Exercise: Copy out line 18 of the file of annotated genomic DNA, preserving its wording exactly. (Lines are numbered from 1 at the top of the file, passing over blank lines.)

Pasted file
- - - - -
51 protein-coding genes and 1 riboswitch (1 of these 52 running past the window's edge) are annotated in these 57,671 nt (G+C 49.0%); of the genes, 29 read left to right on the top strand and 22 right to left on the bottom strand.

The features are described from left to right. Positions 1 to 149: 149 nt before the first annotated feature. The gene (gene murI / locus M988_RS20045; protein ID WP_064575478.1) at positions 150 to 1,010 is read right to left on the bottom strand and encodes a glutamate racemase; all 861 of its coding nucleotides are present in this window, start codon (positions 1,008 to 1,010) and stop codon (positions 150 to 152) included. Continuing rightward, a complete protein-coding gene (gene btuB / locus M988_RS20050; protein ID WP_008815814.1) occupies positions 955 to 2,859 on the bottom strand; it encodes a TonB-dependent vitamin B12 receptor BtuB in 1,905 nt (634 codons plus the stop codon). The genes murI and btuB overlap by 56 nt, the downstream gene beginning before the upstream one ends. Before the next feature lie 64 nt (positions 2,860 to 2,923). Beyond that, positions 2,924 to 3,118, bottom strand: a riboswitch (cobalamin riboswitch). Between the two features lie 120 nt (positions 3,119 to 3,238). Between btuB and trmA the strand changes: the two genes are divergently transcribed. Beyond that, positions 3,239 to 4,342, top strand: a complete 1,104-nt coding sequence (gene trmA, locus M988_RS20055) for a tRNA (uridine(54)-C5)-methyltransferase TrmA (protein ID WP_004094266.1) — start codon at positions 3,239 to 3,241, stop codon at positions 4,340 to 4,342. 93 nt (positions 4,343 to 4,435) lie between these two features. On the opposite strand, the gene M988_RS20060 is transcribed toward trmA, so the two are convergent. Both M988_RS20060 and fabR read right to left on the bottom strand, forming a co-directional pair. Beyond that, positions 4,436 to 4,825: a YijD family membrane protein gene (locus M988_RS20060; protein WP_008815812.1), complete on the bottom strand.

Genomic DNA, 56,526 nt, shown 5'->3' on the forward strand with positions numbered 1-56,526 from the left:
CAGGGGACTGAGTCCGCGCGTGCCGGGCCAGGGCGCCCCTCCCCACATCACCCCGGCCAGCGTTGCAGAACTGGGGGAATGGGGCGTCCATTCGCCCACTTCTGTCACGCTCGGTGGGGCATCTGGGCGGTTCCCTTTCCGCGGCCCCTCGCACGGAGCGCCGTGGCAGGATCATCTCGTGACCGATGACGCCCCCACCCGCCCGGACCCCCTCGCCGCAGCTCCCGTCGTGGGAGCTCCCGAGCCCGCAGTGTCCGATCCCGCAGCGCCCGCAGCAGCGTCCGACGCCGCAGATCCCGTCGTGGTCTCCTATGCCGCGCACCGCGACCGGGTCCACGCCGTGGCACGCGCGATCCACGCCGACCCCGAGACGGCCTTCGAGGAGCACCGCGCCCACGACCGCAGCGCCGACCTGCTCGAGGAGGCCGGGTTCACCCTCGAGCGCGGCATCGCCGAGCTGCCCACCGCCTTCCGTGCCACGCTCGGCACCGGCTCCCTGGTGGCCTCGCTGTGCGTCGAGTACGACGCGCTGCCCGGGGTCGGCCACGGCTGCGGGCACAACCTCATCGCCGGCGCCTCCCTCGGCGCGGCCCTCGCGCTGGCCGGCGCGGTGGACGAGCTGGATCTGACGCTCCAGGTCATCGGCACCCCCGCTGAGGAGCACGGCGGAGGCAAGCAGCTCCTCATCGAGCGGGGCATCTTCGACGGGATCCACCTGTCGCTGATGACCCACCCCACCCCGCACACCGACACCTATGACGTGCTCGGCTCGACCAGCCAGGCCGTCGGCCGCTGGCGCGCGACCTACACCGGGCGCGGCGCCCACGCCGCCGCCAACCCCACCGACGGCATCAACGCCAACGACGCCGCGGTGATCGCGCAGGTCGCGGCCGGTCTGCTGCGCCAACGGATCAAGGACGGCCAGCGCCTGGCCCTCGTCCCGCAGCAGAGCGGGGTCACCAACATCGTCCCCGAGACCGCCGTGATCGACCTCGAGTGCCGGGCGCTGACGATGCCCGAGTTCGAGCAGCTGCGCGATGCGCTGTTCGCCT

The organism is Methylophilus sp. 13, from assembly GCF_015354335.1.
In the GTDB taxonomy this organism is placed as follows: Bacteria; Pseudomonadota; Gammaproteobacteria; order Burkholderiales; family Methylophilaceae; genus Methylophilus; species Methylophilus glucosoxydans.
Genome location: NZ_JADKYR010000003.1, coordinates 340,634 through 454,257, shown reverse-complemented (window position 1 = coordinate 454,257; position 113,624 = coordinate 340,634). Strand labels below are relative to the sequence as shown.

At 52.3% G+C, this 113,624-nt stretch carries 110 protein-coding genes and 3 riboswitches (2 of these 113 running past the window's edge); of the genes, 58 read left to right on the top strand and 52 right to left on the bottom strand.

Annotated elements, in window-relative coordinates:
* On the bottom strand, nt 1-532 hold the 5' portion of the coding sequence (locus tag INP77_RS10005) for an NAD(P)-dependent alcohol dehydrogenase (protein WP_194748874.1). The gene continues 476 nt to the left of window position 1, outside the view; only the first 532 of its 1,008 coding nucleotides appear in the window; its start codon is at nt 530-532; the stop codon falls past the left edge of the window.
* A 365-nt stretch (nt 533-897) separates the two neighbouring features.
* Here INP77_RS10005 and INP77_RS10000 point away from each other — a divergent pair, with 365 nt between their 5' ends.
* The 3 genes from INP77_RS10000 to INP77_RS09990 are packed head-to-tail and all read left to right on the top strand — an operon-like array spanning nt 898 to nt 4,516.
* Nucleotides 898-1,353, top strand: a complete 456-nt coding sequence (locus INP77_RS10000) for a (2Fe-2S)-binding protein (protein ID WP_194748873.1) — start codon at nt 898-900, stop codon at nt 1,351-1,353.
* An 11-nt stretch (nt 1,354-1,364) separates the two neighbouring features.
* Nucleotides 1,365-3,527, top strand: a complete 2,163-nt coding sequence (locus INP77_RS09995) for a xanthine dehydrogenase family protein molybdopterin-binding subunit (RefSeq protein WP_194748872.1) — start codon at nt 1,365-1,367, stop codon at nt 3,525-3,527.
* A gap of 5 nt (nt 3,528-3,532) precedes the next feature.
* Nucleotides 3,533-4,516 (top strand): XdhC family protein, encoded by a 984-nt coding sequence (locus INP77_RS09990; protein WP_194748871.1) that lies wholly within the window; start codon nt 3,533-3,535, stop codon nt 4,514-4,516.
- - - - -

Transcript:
* Nucleotides 3,533-4,516 (top strand): XdhC family protein, encoded by a 984-nt coding sequence (locus INP77_RS09990; protein WP_194748871.1) that lies wholly within the window; start codon nt 3,533-3,535, stop codon nt 4,514-4,516.